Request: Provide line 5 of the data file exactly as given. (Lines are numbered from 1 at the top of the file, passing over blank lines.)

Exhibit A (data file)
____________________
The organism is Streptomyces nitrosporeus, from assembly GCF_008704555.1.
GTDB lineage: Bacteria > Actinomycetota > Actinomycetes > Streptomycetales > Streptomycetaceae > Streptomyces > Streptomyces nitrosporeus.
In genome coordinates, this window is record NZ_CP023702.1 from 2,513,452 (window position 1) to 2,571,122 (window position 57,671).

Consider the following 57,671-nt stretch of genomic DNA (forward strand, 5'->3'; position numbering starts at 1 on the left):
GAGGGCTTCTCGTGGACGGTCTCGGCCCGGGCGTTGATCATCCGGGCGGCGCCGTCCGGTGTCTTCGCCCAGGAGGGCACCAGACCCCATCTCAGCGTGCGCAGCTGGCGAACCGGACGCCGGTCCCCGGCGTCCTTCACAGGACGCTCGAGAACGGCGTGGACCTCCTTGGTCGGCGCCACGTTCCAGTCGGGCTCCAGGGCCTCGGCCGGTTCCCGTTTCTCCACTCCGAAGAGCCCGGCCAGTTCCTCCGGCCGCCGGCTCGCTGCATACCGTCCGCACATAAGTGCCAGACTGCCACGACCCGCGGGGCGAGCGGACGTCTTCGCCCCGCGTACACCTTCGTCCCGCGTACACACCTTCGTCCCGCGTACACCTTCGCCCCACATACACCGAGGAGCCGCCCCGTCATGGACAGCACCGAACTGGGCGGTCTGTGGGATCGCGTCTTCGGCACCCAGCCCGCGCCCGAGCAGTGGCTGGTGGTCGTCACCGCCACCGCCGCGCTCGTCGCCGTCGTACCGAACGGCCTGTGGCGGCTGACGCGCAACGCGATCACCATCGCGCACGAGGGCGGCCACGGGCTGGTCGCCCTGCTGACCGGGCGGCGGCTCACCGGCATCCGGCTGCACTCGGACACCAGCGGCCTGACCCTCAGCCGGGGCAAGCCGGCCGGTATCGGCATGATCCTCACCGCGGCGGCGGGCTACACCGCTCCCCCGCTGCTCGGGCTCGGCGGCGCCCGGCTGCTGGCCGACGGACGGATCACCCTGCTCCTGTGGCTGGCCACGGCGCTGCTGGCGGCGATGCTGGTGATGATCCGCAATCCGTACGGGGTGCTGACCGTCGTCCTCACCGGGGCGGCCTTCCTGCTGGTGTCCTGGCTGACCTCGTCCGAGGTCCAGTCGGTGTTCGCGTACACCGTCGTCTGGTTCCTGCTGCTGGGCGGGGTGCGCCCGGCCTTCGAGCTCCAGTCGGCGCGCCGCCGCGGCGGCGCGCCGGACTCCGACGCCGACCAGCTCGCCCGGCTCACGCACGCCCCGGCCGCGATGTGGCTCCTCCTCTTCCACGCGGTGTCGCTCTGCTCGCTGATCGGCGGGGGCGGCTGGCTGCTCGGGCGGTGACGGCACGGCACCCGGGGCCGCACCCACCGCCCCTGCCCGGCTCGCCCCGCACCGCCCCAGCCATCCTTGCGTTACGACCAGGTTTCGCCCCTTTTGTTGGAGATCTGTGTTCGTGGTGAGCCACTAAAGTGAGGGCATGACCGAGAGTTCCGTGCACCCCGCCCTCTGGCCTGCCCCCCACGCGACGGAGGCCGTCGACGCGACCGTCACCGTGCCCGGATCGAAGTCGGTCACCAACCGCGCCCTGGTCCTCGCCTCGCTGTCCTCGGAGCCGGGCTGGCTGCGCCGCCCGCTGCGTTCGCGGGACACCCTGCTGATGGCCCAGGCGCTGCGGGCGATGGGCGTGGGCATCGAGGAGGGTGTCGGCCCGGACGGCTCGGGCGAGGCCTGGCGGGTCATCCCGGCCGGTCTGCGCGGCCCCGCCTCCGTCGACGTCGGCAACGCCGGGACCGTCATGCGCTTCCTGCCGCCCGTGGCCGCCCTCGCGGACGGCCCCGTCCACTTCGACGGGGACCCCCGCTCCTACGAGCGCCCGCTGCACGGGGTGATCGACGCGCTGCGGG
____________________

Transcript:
GAGGGCTTCTCGTGGACGGTCTCGGCCCGGGCGTTGATCATCCGGGCGGCGCCGTCCGGTGTCTTCGCCCAGGAGGGCACCAGACCCCATCTCAGCGTGCGCAGCTGGCGAACCGGACGCCGGTCCCCGGCGTCCTTCACAGGACGCTCGAGAACGGCGTGGACCTCCTTGGTCGGCGCCACGTTCCAGTCGGGCTCCAGGGCCTCGGCCGGTTCCCGTTTCTCCACTCCGAAGAGCCCGGCCAGTTCCTCCGGCCGCCGGCTCGCTGCATACCGTCCGCACATAAGTGCCAGACTGCCACGACCCGCGGGGCGAGCGGACGTCTTCGCCCCGCGTACACCTTCGTCCCGCGTACACACCTTCGTCCCGCGTACACCTTCGCCCCACATACACCGAGGAGCCGCCCCGTCATGGACAGCACCGAACTGGGCGGTCTGTGGGATCGCGTCTTCGGCACCCAGCCCGCGCCCGAGCAGTGGCTGGTGGTCGTCACCGCCACCGCCGCGCTCGTCGCCGTCGTACCGAACGGCCTGTGGCGGCTGACGCGCAACGCGATCACCATCGCGCACGAGGGCGGCCACGGGCTGGTCGCCCTGCTGACCGGGCGGCGGCTCACCGGCATCCGGCTGCACTCGGACACCAGCGGCCTGACCCTCAGCCGGGGCAAGCCGGCCGGTATCGGCATGATCCTCACCGCGGCGGCGGGCTACACCGCTCCCCCGCTGCTCGGGCTCGGCGGCGCCCGGCTGCTGGCCGACGGACGGATCACCCTGCTCCTGTGGCTGGCCACGGCGCTGCTGGCGGCGATGCTGGTGATGATCCGCAATCCGTACGGGGTGCTGACCGTCGTCCTCACCGGGGCGGCCTTCCTGCTGGTGTCCTGGCTGACCTCGTCCGAGGTCCAGTCGGTGTTCGCGTACACCGTCGTCTGGTTCCTGCTGCTGGGCGGGGTGCGCCCGGCCTTCGAGCTCCAGTCGGCGCGCCGCCGCGGCGGCGCGCCGGACTCCGACGCCGACCAGCTCGCCCGGCTCACGCACGCCCCGGCCGCGATGTGGCTCCTCCTCTTCCACGCGGTGTCGCTCTGCTCGCTGATCGGCGGGGGCGGCTGGCTGCTCGGGCGGTGACGGCACGGCACCCGGGGCCGCACCCACCGCCCCTGCCCGGCTCGCCCCGCACCGCCCCAGCCATCCTTGCGTTACGACCAGGTTTCGCCCCTTTTGTTGGAGATCTGTGTTCGTGGTGAGCCACTAAAGTGAGGGCATGACCGAGAGTTCCGTGCACCCCGCCCTCTGGCCTGCCCCCCACGCGACGGAGGCCGTCGACGCGACCGTCACCGTGCCCGGATCGAAGTCGGTCACCAACCGCGCCCTGGTCCTCGCCTCGCTGTCCTCGGAGCCGGGCTGGCTGCGCCGCCCGCTGCGTTCGCGGGACACCCTGCTGATGGCCCAGGCGCTGCGGGCGATGGGCGTGGGCATCGAGGAGGGTGTCGGCCCGGACGGCTCGGGCGAGGCCTGGCGGGTCATCCCGGCCGGTCTGCGCGGCCCCGCCTCCGTCGACGTCGGCAACGCCGGGACCGTCATGCGCTTCCTGCCGCCCGTGGCCGCCCTCGCGGACGGCCCCGTCCACTTCGACGGGGACCCCCGCTCCTACGAGCGCCCGCTGCACGGGGTGATCGACGCGCTGCGGG